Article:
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MS2Discovery Seminar: Unstable Interfaces and Plumes

Larry Forbes is an Applied Mathematician from the University of Tasmania, in Australia's island state. He did his Ph.D. with Len Schwartz and the late Ernie Tuck on steady water waves produced by under-sea objects. He then worked for the Defence Department in Melbourne, before moving to the University of Iowa to work with Lou Landweber. He was an Assistant Professor at Kansas State, and then moved to Queensland University back in Australia. Since 2000, he has been a full Professor at the University of Tasmania. He is interested in non-linear fluid-flow problems, dynamical systems and the use of Applied Mathematics to design medical imaging equipment.


In many applications involving waves at the surface of a fluid, it is often sufficient just to consider steady-state situations, where the wave pattern does not change noticeably with time. Waves behind moving ships are one such example. There is an enormous literature on such situations, and at least for two-dimensional flow, steady waves can be computed reasonably accurately.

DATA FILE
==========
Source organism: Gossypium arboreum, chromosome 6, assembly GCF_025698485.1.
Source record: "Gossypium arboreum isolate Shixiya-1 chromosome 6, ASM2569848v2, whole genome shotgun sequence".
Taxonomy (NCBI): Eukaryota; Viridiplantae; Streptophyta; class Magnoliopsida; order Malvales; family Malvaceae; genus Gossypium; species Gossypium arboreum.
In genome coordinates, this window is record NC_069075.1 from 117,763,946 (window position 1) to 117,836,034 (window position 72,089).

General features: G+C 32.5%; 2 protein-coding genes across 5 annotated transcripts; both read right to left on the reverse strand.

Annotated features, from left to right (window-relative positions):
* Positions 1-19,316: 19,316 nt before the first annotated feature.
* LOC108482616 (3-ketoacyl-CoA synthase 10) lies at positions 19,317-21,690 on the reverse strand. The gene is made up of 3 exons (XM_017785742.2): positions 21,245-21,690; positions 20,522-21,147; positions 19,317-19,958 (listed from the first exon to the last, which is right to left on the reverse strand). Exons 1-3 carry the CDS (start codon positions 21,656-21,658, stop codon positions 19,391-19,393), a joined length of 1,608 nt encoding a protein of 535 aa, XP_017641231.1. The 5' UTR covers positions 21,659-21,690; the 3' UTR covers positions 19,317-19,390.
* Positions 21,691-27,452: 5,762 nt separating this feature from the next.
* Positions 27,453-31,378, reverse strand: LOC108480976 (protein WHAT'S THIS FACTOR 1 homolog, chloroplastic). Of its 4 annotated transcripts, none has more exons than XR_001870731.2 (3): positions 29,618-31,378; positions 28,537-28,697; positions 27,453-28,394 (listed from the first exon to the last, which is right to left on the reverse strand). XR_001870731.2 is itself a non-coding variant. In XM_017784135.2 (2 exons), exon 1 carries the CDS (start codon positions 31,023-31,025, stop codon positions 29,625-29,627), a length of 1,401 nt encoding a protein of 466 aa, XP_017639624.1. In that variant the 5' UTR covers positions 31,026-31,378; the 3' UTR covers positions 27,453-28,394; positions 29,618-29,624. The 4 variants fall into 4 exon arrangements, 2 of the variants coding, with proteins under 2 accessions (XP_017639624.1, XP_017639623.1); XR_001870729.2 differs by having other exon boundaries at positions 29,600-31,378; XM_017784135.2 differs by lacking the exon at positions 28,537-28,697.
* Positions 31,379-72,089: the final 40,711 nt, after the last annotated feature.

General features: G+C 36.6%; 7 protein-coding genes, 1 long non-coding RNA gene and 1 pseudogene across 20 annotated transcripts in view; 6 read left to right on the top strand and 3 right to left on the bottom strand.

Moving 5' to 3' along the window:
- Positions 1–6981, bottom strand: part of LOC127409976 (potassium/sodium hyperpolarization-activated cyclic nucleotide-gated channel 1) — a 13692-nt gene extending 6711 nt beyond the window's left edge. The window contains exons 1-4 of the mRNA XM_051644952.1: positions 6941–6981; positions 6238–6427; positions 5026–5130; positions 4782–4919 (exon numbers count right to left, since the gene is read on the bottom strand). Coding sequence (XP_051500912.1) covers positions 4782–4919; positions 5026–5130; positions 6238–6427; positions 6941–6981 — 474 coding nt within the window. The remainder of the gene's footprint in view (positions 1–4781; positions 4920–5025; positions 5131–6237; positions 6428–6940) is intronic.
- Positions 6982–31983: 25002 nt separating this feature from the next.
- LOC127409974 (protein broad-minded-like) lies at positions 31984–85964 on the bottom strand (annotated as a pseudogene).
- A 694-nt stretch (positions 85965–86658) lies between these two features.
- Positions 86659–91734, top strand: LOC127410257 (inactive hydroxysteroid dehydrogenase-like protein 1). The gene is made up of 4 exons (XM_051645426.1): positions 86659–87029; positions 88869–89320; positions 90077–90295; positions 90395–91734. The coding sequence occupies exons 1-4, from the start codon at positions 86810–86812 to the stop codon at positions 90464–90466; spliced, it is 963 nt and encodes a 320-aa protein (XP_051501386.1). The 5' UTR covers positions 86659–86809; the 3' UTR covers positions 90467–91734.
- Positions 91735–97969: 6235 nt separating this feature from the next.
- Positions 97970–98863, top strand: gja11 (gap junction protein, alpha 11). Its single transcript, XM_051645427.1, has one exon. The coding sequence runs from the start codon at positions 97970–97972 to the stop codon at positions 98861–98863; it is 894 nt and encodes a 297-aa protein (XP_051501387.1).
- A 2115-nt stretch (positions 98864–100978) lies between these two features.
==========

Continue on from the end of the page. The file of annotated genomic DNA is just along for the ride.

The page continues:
As computers have developed, it has now become possible to look at 2D and even 3D unsteady problems, where the fluid interface evolves with time. These unsteady flows have some surprising behaviour, both analytically and numerically. If fluid viscosity is ignored, it is now known that classical flows such as the Rayleigh-Taylor Instability fail within finite time, when the curvature of the free surface becomes infinite at certain points. This appears to be a common feature in unsteady inviscid flows. In other geometries, such as the initially spherical outflow from a source, unsteady effects can lead to the surprising result that the lowest mode is the most unstable, so that a one-sided outflow jet evolves.

This talk will consider some examples of unsteady fluid flow, characterized by the presence of an unstable interface. We will discuss how fluid viscosity and interface thickness change the singular behaviour predicted by (non-linear) inviscid theory, in some surprisingly subtle ways.


Monday, Nov. 4, 2019


3 p.m. – 4:30 p.m.


LH 3058, Lazaridis Hall, Math Boardroom


Roderick Melnik

Unknown Spif - $key